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Saffron is the golden stigma of the purple fall flower, with Botanical name of Crocus Sativus belonging to the family Iridacease, known as saffron crocus and bears up to four flowers, each with three precious extra long, vivid Crimson stigmas. These three stigmas found in the blossoms of this botanical crocus called threads, are collected and dried to be used for culinary, medicinal, therapeutic, perfuming and pigmentation purposes. It takes 225,000 stigmas to make one pound (453 gr.) of saffron. The value of saffron is derived from the fact that it is such a labor intensive product.

Although the origins of saffron are disputed, Iran is regarded as being one of the earliest countries to cultivate saffron due favorable topography and weather conditions. Iran now accounts for approximately 93% of the world production of saffron. The approximate 7% remainder of saffron producers are Spain, Afghanistan, Portugal, France, Italy, Turkey and Kashmir.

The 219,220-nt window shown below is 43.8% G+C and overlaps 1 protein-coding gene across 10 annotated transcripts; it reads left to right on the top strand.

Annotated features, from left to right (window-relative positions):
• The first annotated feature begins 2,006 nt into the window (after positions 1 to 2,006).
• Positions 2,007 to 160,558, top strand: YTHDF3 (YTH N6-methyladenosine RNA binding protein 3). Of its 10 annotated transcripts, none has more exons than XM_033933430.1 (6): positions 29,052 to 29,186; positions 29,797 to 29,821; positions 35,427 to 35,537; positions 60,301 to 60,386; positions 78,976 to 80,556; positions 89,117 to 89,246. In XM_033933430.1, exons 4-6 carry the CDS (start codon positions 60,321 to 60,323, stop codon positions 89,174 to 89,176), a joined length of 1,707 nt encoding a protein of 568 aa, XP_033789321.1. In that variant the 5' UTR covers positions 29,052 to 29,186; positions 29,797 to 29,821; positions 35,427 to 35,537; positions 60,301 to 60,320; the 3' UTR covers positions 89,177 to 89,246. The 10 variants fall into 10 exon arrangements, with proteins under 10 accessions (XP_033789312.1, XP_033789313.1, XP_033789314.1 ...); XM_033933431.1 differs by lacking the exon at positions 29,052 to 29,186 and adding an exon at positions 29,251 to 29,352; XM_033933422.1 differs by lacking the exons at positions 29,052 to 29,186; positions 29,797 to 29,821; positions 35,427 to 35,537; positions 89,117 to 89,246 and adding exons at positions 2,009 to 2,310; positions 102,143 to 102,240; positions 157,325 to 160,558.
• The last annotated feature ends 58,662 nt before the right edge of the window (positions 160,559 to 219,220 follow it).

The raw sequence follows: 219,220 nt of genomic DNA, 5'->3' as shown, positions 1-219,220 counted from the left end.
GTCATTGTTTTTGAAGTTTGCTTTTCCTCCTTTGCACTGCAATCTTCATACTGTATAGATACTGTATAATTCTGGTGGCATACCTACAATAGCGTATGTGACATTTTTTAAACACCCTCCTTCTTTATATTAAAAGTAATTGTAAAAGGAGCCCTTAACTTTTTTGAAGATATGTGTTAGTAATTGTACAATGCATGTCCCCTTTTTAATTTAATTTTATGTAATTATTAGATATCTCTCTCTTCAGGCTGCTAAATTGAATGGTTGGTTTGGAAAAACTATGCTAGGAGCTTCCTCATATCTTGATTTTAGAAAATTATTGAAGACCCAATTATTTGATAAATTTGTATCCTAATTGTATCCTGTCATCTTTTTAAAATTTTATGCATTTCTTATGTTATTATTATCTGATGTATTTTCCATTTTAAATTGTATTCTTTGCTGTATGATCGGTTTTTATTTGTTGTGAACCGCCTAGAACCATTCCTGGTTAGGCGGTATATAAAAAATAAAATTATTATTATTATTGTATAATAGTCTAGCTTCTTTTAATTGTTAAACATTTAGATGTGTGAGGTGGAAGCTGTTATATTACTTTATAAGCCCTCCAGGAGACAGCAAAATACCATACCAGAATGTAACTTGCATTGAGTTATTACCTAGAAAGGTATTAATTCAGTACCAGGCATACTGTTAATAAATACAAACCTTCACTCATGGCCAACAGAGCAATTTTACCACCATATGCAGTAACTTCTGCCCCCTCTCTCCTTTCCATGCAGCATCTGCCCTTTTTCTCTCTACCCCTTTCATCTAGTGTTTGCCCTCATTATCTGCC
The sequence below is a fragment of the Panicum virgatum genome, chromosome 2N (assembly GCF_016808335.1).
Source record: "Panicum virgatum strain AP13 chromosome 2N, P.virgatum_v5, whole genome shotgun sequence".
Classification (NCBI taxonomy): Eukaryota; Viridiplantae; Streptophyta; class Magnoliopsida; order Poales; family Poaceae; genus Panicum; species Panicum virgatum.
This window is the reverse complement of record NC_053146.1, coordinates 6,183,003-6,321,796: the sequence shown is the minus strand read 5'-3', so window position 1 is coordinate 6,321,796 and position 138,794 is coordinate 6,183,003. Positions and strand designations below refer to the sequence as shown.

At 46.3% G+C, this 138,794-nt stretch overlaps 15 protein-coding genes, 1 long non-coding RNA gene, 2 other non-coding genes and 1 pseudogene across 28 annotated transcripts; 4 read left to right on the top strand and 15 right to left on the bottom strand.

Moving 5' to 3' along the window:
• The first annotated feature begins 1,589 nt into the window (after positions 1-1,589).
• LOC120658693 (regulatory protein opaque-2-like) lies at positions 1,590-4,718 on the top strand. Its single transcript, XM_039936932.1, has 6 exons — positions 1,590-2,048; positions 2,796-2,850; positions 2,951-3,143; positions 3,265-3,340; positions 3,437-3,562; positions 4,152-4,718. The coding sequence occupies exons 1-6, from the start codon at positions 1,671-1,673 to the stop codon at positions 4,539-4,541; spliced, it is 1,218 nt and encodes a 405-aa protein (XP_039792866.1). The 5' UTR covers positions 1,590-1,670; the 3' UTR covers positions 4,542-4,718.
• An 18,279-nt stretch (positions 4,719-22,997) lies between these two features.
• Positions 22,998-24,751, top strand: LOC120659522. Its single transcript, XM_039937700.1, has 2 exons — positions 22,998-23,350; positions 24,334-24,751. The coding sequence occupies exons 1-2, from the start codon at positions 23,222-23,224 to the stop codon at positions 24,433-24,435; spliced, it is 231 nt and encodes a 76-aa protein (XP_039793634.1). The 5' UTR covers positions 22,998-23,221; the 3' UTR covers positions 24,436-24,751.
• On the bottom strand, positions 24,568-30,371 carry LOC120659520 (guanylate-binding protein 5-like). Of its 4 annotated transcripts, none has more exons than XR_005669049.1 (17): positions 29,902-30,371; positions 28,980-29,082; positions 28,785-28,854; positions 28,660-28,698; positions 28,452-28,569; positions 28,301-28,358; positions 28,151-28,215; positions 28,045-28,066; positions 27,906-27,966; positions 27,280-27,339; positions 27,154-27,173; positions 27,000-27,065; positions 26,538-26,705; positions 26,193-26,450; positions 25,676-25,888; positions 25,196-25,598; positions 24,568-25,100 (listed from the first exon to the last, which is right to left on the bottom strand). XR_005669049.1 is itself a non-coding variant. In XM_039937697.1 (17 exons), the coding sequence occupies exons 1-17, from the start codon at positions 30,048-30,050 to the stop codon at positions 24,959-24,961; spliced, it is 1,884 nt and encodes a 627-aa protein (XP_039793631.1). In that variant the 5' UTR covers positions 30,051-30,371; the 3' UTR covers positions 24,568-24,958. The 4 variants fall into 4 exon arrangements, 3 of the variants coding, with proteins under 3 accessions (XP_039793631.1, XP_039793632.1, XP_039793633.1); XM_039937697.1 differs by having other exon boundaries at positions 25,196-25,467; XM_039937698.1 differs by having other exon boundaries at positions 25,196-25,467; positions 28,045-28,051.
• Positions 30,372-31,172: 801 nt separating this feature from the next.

Saffron recorded history is attested in a 7th. Century BC Assyrian Botanical reference under Ashurbanipal. Documentation of saffron’s use over the span of 4000 years in the treatment of some 90 illnesses has been uncovered. Saffron based pigments have indeed been found in 50,000 year-old depictions of prehistoric places in Northeast Iran. Ancient Persians cultivated saffron in Isfahan and Khorasan by the 10th Century BC. Alexander the Great used Persian Saffron in his infusions, rice, and bath as a curative for battle wounds.
 
Saffron contains more than 150 volatile compounds, it’s intense orange color, mild, slightly sweet – but – earthy taste and unique aroma attributed primarily to crocins, picrocrocin and safranal, respectively.